Alibaba Faces $2.8 Billion Fine From Chinese Regulators


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China announced on Saturday that it had fined e-commerce titan Alibaba a record $ 2.8 billion for monopoly business practices. This was the government’s toughest move to date in its campaign to tighten regulation of the country’s internet giants.

Beijing’s market watchdog began investigating Alibaba for possible antitrust violations in December, including preventing vendors from selling their goods on other shopping platforms. On Saturday, the regulator said its investigation found that Alibaba was hindering competition in online retail in China, affecting innovation in the internet economy and harming consumer interests.

The fine on Alibaba, one of China’s most valuable private companies and the foundation of the business empire of Jack Ma, the country’s most famous tycoon, exceeds the $ 975 million antitrust fine imposed by the Chinese government on American chip giant Qualcomm in 2015.

The Chinese authorities left little doubt on Saturday about the signal they wanted to send to other internet giants. In a comment posted online a minute after the fine was announced, People’s Daily, the Communist Party’s official newspaper, described regulation as “a kind of love and care.”

“Monopoly is the great enemy of the market economy,” the comment said. “There is no contradiction between legal regulation and support for development. Rather, they complement and reinforce each other. “

The fine is unlikely to materially affect Alibaba’s assets. The state market regulator, the Chinese agency that imposed the fine, said the amount represented 4 percent of Alibaba’s domestic sales in 2019. The group reported profits of more than $ 12 billion in the last three months of 2020 alone.

Overall, the fact that Beijing has not asked Alibaba to make any major additional concessions makes the decision “good news for the firm,” said Angela Zhang, associate professor and director of the Center for Chinese Law at Hong Kong University.

When Qualcomm was fined six years ago, it also agreed to offer Chinese customers significant discounts on patent fees. On Saturday, the market regulator said only that Alibaba would have to curb its anti-competitive behavior and submit reports of its compliance for three years.

“I would think the market should respond positively,” said Professor Zhang, although she warned the government could conduct additional research on other aspects of Alibaba’s business at any time.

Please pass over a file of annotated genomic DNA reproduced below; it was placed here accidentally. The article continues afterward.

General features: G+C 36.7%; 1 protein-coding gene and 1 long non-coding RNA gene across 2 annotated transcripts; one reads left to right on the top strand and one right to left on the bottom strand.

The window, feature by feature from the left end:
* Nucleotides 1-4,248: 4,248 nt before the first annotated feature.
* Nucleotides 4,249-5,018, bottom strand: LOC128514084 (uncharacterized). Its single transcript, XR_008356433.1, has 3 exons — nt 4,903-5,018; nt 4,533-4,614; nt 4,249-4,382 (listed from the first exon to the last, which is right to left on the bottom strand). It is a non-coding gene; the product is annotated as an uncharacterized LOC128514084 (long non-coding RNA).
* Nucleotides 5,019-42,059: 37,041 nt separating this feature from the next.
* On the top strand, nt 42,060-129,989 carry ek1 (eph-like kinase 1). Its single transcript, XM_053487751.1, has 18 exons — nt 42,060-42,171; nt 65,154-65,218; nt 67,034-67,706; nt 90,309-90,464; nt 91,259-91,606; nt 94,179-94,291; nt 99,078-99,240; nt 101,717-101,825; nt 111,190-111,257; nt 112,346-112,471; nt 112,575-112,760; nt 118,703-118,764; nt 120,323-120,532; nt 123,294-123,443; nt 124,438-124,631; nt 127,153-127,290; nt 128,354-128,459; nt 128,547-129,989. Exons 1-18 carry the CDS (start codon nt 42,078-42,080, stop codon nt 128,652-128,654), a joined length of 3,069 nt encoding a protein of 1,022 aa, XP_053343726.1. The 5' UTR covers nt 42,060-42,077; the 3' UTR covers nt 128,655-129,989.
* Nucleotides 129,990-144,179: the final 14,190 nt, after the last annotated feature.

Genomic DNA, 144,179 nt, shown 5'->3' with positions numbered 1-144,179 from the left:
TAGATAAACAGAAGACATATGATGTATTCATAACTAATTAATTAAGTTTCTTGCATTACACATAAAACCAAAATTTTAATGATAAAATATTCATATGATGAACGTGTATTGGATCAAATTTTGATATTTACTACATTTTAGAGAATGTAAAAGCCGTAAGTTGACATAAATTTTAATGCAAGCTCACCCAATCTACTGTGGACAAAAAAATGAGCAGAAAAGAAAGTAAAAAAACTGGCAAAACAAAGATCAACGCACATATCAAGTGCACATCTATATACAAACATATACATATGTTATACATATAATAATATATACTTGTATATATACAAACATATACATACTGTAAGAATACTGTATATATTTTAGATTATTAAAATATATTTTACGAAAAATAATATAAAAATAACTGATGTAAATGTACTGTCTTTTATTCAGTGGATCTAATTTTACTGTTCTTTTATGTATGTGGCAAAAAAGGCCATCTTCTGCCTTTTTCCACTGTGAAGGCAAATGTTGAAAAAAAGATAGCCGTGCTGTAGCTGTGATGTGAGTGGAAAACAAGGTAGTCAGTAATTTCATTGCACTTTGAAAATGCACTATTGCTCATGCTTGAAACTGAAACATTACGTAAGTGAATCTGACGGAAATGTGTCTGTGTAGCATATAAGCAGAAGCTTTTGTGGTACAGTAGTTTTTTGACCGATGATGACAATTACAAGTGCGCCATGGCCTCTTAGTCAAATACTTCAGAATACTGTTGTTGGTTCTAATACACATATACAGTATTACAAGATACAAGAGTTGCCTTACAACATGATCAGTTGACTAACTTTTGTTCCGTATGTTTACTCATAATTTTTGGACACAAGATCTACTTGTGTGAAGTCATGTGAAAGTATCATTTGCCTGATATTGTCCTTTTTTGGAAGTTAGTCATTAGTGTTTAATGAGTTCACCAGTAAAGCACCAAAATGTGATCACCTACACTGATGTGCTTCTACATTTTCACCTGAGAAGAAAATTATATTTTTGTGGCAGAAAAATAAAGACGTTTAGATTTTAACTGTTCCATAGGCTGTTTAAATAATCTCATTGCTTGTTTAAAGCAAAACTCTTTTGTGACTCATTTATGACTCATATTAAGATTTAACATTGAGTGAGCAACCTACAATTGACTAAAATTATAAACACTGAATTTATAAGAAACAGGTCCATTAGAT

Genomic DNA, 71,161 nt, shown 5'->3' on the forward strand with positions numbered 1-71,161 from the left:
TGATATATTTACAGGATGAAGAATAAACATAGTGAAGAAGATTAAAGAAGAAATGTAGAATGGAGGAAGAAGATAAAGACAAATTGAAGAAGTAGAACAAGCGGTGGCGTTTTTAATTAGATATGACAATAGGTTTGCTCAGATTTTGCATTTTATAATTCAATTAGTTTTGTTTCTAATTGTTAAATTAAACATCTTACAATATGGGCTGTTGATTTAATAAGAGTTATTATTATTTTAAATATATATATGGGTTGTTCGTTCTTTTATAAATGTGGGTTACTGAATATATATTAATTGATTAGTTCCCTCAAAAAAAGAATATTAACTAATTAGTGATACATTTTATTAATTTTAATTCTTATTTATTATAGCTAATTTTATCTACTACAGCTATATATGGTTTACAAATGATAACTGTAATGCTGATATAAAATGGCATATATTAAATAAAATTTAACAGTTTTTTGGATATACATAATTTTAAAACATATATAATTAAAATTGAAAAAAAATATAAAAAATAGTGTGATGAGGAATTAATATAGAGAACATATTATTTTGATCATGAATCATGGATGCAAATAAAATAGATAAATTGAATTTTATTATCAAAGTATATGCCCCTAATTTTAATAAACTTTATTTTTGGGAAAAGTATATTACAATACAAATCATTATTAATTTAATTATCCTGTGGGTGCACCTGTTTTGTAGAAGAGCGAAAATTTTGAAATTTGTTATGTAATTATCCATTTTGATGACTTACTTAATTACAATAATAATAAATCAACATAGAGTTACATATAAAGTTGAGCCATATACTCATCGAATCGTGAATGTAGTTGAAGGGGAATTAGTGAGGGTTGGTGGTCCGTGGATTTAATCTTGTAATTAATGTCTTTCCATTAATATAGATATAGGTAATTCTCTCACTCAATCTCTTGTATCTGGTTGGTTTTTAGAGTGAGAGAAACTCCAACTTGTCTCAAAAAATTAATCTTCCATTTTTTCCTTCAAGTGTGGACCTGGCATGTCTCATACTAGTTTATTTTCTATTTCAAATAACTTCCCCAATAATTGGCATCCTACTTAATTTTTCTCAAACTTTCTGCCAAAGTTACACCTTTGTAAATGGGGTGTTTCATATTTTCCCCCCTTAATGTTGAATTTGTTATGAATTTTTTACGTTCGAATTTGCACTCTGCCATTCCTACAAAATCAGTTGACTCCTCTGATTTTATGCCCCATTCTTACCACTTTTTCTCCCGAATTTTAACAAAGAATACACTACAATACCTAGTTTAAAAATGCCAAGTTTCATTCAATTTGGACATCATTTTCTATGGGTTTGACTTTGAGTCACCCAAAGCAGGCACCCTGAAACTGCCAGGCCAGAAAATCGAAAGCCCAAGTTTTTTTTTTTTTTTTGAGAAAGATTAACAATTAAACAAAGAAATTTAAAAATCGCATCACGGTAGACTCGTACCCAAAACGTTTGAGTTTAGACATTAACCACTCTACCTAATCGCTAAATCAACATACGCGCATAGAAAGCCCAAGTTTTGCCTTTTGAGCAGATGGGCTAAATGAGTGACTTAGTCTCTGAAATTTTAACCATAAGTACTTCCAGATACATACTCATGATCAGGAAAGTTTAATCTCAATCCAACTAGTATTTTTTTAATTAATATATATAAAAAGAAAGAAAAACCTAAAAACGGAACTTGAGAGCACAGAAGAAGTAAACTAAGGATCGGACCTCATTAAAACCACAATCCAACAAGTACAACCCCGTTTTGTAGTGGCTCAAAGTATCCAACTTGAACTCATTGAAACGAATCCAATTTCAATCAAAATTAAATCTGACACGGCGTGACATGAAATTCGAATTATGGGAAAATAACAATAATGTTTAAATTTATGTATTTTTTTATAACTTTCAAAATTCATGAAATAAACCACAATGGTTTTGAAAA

In a statement, Alibaba said it would “sincerely” accept the punishment and strengthen internal systems “to better serve our responsibility to society”.

“The penalty imposed today was to alert and catalyze businesses like ours,” Alibaba said. “It reflects the thoughtful and normative expectations of regulators for the development of our industry.”

Over the past decade, Alibaba’s business has expanded beyond shopping to include logistics, grocery, entertainment, social media, travel booking, and more. Like its peers on the Internet, Alibaba has said that the breadth of its business helps make each of its services more useful. However, critics say the size of the company worsens the playing field for competitors and limits consumer choice.

China started taking a closer look at its tech giants last year. The market regulator proposed updating the country’s antimonopoly law with a new provision for large internet platforms like Alibaba’s. In November, officials put an end to plans by Alibaba’s sister company, finance-focused Ant Group, to go public and tighten control over internet finance.

In December, it opened the antimonopoly investigation against Alibaba – an astonishing twist for Mr. Ma, whom the people of China had long held up as an icon of entrepreneurial plucking.

In the USA and Europe too, skepticism about the power of large Internet companies has increased. Western regulators have repeatedly fined Goliaths like Google over the past few years for various antitrust violations. But such penalties have not changed the nature of businesses in general enough to allay concerns about their power.

China began tightening oversight of big tech later than the West. But his efforts are already beginning to affect the way Chinese internet giants operate. This reflects the extent to which all private companies in China must remain in the good grace of the government in order to survive.

For many years, Alibaba and its arch-rival, gaming and social media giant Tencent, have competed fiercely in a variety of companies, including by preventing their own users from spending time on the other company’s services. That could gradually change. In a first for the company, Alibaba recently applied for two of its trading platforms, Taobao Deals and Xianyu, to be present on WeChat, Tencent’s ubiquitous social app.



Robert Dunfee